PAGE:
Individual Health Care Mandate Rules Finalized

By Sally P. Schreiber, J.D.


The IRS released final regulations on the Sec. 5000A shared-responsibility payment—the penalty or tax imposed on individual taxpayers who do not obtain minimum essential health care coverage beginning in 2014 (known as the “individual mandate”) (T.D. 9632). The Treasury Department also released a fact sheet discussing the final rules.

The final rules adopt the proposed regulations issued in January with a few clarifications (REG-148500-12). They also cross-refer to rules issued July 1 by the Department of Health and Human Services governing eligibility for and granting certain exemptions from the shared-responsibility payment, which include circumstances in which insurance exchanges will grant hardship exemptions from the requirement to obtain minimum essential health care coverage (78 Fed. Reg. 39494 (July 1, 2013)).

Under Sec. 5000A, starting next year, a taxpayer will be liable for the shared-responsibility payment if the taxpayer or any nonexempt individual whom the taxpayer may claim as a dependent for a tax year does not have minimum essential coverage in a month included in that tax year. Married taxpayers filing a joint return are jointly liable for the payment.

The regulations cover the following topics:

  • Maintenance of minimum essential coverage and liability for the shared-responsibility payment: Regs. Sec. 1.5000A-1 defines minimum essential coverage and liability for the shared-responsibility payment, including for dependents.
  • Minimum essential coverage: Regs. Sec. 1.5000A-2 defines the different types of health plans that qualify as minimum essential coverage.
  • Exempt individuals: Regs. Sec. 1.5000A-3 defines who is exempt from the payment.
  • Computation of the shared-responsibility payment: Regs. Sec. 1.5000A-4 contains rules for computing the amount of the payment.
  • Administration and procedure: Regs. Sec. 1.5000A-5 states when the payment is due, that liens or levies to collect the payment are prohibited, that the taxpayer is not subject to criminal penalties for nonpayment, and that the IRS has authority to offset overpayments of tax to collect the payment.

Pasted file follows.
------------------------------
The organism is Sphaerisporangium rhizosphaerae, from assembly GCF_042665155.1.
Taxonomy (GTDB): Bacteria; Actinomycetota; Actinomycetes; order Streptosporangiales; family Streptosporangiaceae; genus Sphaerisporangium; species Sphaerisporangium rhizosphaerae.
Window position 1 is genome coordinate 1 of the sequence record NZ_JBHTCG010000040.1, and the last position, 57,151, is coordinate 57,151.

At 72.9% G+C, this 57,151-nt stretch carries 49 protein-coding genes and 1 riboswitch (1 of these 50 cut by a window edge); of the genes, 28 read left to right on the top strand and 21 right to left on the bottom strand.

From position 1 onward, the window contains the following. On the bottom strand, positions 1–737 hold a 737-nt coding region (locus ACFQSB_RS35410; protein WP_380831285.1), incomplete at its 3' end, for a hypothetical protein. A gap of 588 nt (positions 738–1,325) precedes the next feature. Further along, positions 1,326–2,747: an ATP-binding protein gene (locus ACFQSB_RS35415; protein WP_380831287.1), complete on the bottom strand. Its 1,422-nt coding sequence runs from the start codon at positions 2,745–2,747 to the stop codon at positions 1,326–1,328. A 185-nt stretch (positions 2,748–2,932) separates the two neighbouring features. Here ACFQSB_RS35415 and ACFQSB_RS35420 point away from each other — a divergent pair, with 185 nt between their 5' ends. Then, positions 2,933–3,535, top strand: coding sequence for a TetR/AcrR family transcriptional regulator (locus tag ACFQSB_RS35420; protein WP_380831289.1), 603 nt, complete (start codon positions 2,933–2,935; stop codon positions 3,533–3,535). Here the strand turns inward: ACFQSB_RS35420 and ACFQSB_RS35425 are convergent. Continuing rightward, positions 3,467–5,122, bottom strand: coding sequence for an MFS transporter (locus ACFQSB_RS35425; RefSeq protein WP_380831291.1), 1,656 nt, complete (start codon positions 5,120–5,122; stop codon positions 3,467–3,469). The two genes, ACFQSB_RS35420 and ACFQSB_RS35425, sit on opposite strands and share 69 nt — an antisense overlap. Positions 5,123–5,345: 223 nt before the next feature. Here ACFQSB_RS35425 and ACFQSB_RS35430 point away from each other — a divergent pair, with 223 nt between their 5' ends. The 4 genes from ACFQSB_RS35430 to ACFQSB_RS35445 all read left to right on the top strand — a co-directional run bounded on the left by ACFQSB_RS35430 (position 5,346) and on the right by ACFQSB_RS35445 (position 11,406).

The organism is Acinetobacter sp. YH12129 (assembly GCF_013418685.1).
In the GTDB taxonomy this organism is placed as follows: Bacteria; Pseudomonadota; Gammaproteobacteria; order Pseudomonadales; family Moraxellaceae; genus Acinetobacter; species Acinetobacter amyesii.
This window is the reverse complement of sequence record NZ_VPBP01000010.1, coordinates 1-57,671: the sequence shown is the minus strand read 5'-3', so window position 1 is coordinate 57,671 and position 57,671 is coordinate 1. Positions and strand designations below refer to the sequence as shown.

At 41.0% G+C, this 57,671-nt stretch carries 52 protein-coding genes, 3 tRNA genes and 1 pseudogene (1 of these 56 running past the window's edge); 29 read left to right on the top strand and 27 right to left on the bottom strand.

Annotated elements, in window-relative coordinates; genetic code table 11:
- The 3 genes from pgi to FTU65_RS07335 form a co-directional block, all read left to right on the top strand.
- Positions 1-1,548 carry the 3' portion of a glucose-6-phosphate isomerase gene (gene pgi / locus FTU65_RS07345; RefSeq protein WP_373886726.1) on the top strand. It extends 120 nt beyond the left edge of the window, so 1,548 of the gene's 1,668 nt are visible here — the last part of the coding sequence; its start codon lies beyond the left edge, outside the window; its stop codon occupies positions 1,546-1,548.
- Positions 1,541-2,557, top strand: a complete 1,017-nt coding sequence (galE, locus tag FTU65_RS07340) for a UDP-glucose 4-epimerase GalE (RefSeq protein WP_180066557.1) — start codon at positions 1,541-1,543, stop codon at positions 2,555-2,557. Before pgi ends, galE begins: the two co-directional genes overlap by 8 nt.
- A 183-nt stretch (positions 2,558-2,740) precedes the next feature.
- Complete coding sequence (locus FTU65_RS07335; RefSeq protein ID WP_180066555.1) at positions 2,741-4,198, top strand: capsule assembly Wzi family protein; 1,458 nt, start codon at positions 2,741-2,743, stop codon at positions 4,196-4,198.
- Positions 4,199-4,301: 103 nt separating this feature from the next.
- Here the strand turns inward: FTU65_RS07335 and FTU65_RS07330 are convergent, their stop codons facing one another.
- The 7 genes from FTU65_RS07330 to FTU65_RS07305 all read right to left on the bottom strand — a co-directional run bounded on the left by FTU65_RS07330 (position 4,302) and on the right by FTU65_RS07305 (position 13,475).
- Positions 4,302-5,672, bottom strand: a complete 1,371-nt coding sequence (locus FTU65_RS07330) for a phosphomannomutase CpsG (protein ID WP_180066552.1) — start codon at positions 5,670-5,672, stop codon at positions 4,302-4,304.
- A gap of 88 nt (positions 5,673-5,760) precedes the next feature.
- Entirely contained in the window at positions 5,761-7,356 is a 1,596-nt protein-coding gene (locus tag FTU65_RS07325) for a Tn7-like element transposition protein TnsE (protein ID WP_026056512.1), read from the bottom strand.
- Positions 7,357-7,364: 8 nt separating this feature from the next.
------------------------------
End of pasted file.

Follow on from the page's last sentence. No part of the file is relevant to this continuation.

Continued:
Minimum essential coverage is defined as coverage under a government-sponsored program (Medicare, Medicaid, Tricare, the Children’s Health Insurance Program, etc.), an eligible employer-sponsored plan (defined in Regs. Sec. 1.5000A-2(c)), a plan in the individual market (generally insurance through a health care exchange), a health plan grandfathered under the health care acts (the Patient Protection and Affordable Care Act (PPACA), P.L. 111-148, and the Health Care and Education Reconciliation Act, P.L. 111-152), or other health benefits coverage that has been recognized as minimum essential coverage by the secretary of Health and Human Services (Regs. Sec. 1.5000A-2).

A number of suggestions that the IRS received about the proposed rules were not incorporated into the final regulations, but the IRS will be issuing further guidance or is reserving space in the regulations for that guidance. For example, a rule in the proposed regulations provided for an irrevocable election for taxpayers to use a simplified method to determine the cost of a health plan in the rating area where the taxpayer resides. In response to a request to make the election revocable, the IRS removed the election and reserved the space to offer a different rule.

The regulations apply to months beginning after Dec. 31, 2013, when the Sec. 5000A penalty first applies.

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